NOTE: Netscape servers support servlets in a separate servlets directory. Servlets support the Servlet API. Server-side applets are Netscape's equivalent to servlets.

When a browser requests the URL of an applet, the server invokes the applet and passes the request information to the applet via special classes defined in the netscape. server.applet package. These classes are as follows:

Developing server applets using the netscape.server.applet package is a snap. You simply subclass HttpApplet with your applet and override its run() method to implement the applet's processing. Use the various methods of HttpApplet to access request information, and the getOutputStream() method of HttpApplet to obtain a stream that you can use to send response information back to the browser. The netscape.server.applet package is the next best thing to the Servlet API for server-side Java programming.

Netscape is gradually phasing out its server-side applet support in favor of the standard Servlet API of JDK 1.2. The netscape.server.applet package has been deprecated as of Enterprise Server 3.5.1.

Server-Side Java Programming with Microsoft Servers

Microsoft's Internet Information Server (IIS) provides the capability to develop server-side programs in Java. This capability is buried inside of its Active Server Pages (ASP) scripting environment, however.

ASP is an environment for developing dynamic Web applications, primarily using VBScript and JScript (Microsoft's clone of JavaScript). ASP was developed as a substitute for the CGI and supports the embedding of scripts within HTML files. The Web server executes these scripts when browsers request the HTML files. The results of the scripts' execution are embedded in the files before they are sent to the browsers.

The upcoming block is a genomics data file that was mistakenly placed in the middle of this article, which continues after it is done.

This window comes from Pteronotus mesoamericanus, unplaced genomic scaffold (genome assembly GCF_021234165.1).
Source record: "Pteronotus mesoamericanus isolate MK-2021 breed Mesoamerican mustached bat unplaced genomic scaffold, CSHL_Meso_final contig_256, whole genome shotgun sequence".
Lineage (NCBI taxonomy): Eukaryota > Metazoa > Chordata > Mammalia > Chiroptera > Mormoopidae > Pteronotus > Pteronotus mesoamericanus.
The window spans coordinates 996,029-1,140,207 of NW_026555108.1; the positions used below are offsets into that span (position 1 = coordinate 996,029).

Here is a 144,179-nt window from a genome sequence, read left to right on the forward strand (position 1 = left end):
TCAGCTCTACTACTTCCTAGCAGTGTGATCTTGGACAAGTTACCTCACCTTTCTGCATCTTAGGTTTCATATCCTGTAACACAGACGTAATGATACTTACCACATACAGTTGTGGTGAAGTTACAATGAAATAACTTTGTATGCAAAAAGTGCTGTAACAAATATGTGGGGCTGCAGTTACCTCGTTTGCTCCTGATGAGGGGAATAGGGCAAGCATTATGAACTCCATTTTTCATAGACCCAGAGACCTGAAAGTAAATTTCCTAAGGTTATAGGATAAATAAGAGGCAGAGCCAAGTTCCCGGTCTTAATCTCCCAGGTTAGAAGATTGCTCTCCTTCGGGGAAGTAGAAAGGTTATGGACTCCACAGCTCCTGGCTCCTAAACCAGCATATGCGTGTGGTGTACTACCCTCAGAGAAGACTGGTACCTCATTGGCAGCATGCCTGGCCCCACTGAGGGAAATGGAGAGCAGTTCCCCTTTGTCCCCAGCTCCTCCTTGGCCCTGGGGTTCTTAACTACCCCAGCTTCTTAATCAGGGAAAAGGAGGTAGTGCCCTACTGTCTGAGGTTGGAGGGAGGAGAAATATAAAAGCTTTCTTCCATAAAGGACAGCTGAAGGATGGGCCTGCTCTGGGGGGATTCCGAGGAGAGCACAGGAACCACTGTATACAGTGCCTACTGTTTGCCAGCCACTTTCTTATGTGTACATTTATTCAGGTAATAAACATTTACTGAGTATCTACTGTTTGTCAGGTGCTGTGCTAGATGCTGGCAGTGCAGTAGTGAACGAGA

Scripts may use objects to access request information provided by Web browsers and to send response information back to the browsers. The five primary objects supported by ASP are as follows:

The preceding objects are referred to as built-in objects. You use the properties and methods of these objects in scripts in much the same way you would use a Java object's variables and methods.

ActiveX server components are server-side components (think of them as server-side JavaBeans) that can be used by scripts. These components can be used to provide interfaces with databases, legacy applications, or just about anything that you would use a CGI program for. You can create server-side components using a variety of languages, one of which is Java.

To build an ActiveX server component using Java, you use the object interfaces that are provided in the asp package. These interfaces are as follows:

The ASP approach to Web applications wasn't exactly developed with Java in mind. You can develop ActiveX server components in Java, but you're probably better off using the ASP scripting languages. If you have the urge to develop server-side programs in Java on IIS, by all means use the Servlet API and the Java Servlet Development Kit.

The Java Servlet Development Kit

Given the diverging approaches taken by Netscape and Microsoft to support server-side Java programming, JavaSoft developed the Servlet API to provide a standard approach to supporting server-side Java. In addition, JavaSoft developed the JSDK as a means of ensuring that "Write Once, Run Everywhere" holds true for the Web server as well as the Web browser. The JSDK provides the servletrunner tool for supporting the development and testing of servlets as well as code that enables servlets to run on Apache, Netscape, and Microsoft Web servers. The following subsections discuss how to install the JSDK to run servlets on these Web servers.